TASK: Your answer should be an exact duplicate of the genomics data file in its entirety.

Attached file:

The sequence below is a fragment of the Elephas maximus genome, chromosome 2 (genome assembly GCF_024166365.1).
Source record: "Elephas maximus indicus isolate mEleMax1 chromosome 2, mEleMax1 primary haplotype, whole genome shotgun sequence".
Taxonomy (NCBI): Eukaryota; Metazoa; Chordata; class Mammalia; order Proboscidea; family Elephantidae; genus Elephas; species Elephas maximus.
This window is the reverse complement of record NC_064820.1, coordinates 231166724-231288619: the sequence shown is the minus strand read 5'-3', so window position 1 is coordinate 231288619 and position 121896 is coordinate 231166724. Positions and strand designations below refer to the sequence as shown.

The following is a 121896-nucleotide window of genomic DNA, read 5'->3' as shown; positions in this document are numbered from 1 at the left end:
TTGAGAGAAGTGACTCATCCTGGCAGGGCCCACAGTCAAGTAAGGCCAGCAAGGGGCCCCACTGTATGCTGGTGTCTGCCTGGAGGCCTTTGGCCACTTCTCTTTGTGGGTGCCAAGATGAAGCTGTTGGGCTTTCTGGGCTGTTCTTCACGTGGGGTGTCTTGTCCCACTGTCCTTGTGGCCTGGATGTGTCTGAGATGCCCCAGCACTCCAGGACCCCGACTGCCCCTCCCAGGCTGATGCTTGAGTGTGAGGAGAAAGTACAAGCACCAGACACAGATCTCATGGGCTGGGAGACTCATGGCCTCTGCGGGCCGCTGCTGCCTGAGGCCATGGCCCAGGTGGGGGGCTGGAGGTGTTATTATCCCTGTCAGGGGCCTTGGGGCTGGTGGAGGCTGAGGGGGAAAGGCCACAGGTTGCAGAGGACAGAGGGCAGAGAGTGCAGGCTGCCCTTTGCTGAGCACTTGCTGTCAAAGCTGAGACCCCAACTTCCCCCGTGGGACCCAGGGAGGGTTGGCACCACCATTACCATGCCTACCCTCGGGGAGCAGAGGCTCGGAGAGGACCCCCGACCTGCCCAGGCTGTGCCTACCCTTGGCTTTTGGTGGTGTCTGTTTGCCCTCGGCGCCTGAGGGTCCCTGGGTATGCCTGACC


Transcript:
The sequence below is a fragment of the Elephas maximus genome, chromosome 2 (genome assembly GCF_024166365.1).
Source record: "Elephas maximus indicus isolate mEleMax1 chromosome 2, mEleMax1 primary haplotype, whole genome shotgun sequence".
Taxonomy (NCBI): Eukaryota; Metazoa; Chordata; class Mammalia; order Proboscidea; family Elephantidae; genus Elephas; species Elephas maximus.
This window is the reverse complement of record NC_064820.1, coordinates 231166724-231288619: the sequence shown is the minus strand read 5'-3', so window position 1 is coordinate 231288619 and position 121896 is coordinate 231166724. Positions and strand designations below refer to the sequence as shown.

The following is a 121896-nucleotide window of genomic DNA, read 5'->3' as shown; positions in this document are numbered from 1 at the left end:
TTGAGAGAAGTGACTCATCCTGGCAGGGCCCACAGTCAAGTAAGGCCAGCAAGGGGCCCCACTGTATGCTGGTGTCTGCCTGGAGGCCTTTGGCCACTTCTCTTTGTGGGTGCCAAGATGAAGCTGTTGGGCTTTCTGGGCTGTTCTTCACGTGGGGTGTCTTGTCCCACTGTCCTTGTGGCCTGGATGTGTCTGAGATGCCCCAGCACTCCAGGACCCCGACTGCCCCTCCCAGGCTGATGCTTGAGTGTGAGGAGAAAGTACAAGCACCAGACACAGATCTCATGGGCTGGGAGACTCATGGCCTCTGCGGGCCGCTGCTGCCTGAGGCCATGGCCCAGGTGGGGGGCTGGAGGTGTTATTATCCCTGTCAGGGGCCTTGGGGCTGGTGGAGGCTGAGGGGGAAAGGCCACAGGTTGCAGAGGACAGAGGGCAGAGAGTGCAGGCTGCCCTTTGCTGAGCACTTGCTGTCAAAGCTGAGACCCCAACTTCCCCCGTGGGACCCAGGGAGGGTTGGCACCACCATTACCATGCCTACCCTCGGGGAGCAGAGGCTCGGAGAGGACCCCCGACCTGCCCAGGCTGTGCCTACCCTTGGCTTTTGGTGGTGTCTGTTTGCCCTCGGCGCCTGAGGGTCCCTGGGTATGCCTGACC